Going into this launch, I had zero expectations with regards to rankings. With every book I write, my hope is that the story speaks out to you. I hope that it makes you laugh and cry and have more brave days.

And of course I want it to do well. Yet as launch day drew near, I did what most writers do: I simply prayed that it would not be a complete flop. And even if it was, I prayed to keep it in perspective, to remember that real success is in the effort, the attempt, the ‘showing up’.

Given this, it was wild to see that we made the top three in two categories. Just wild. I was giddy, making ridiculous comments like, “Number three! You get a medal for third in the Olympics!”

The ranking was just icing on the cake, though. The substance of ‘success’ was the sense of having dared to put this book out there. It was the beautiful comments from you. It was talking to my parents, and seeing how our family’s struggle was actually helping others.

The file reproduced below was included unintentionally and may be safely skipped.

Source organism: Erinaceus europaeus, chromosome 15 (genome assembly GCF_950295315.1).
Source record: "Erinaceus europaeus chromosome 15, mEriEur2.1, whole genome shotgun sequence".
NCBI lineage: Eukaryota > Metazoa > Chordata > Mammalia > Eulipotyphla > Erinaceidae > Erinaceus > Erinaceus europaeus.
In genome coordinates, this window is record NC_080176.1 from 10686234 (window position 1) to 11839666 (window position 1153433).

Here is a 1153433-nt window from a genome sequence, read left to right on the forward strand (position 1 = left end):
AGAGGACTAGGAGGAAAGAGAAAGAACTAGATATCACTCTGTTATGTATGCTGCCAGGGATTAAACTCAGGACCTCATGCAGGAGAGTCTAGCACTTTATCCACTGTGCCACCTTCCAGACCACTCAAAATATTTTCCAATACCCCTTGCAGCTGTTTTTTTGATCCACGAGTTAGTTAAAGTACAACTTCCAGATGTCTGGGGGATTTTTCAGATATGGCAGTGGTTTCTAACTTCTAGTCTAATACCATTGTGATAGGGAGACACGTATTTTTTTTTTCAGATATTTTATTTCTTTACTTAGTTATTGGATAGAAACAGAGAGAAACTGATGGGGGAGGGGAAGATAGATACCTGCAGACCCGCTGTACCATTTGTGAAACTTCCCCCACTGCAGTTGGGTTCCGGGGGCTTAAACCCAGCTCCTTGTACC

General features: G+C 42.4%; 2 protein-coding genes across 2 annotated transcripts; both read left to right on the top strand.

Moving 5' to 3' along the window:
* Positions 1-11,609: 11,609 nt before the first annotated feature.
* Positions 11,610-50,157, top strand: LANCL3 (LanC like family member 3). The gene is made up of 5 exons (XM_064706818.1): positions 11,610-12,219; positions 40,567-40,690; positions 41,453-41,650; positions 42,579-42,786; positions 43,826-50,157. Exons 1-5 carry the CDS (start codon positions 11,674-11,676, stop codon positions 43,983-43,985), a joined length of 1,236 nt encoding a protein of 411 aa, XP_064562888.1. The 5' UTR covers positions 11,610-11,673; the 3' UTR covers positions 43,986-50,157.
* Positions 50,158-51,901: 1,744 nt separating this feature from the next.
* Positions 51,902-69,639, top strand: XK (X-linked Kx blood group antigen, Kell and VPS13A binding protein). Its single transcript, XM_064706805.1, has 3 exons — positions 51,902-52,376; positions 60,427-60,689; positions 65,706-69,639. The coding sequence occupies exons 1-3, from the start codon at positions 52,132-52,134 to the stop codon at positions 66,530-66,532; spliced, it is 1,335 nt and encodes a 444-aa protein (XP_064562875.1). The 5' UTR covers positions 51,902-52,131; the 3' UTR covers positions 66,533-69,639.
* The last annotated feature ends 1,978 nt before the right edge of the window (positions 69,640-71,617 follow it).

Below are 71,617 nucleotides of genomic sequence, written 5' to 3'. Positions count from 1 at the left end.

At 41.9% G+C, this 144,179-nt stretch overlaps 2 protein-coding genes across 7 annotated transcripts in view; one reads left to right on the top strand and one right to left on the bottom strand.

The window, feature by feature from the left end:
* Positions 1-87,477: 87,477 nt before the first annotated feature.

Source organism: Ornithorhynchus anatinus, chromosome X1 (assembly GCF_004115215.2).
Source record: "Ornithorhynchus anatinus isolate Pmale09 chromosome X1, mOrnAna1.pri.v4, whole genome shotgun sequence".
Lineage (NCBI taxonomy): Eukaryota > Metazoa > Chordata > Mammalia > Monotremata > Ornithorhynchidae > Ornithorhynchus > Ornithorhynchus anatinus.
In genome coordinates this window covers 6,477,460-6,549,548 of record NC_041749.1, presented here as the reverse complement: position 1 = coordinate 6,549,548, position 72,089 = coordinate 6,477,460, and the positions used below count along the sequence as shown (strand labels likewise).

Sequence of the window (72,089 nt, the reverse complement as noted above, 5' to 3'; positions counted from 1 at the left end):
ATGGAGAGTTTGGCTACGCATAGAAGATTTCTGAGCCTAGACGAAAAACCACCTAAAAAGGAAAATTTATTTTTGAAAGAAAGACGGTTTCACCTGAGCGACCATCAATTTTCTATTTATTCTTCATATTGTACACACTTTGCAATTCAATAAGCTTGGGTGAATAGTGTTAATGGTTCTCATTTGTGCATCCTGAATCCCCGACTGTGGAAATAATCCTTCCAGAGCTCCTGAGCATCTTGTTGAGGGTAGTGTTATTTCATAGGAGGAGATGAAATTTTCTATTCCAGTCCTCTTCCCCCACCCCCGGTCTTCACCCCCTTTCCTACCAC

It was the feeling that this was exactly what I was meant to be doing. It was the same feeling I had as I walked up the stairs to a certain L’Arche home for the first time in 2007. It was the feeling of coming home.

“Faith is taking the first step even when you can’t see the whole staircase.”  – Dr. Martin Luther King, Jr.

*If you don’t have a Kindle, don’t worry! You can read Kindle books with Amazon’s (free) Kindle Cloud Reader. If you have Amazon Prime, you can also borrow the book through Amazon’s Lending Library.

2. Two new guest posts!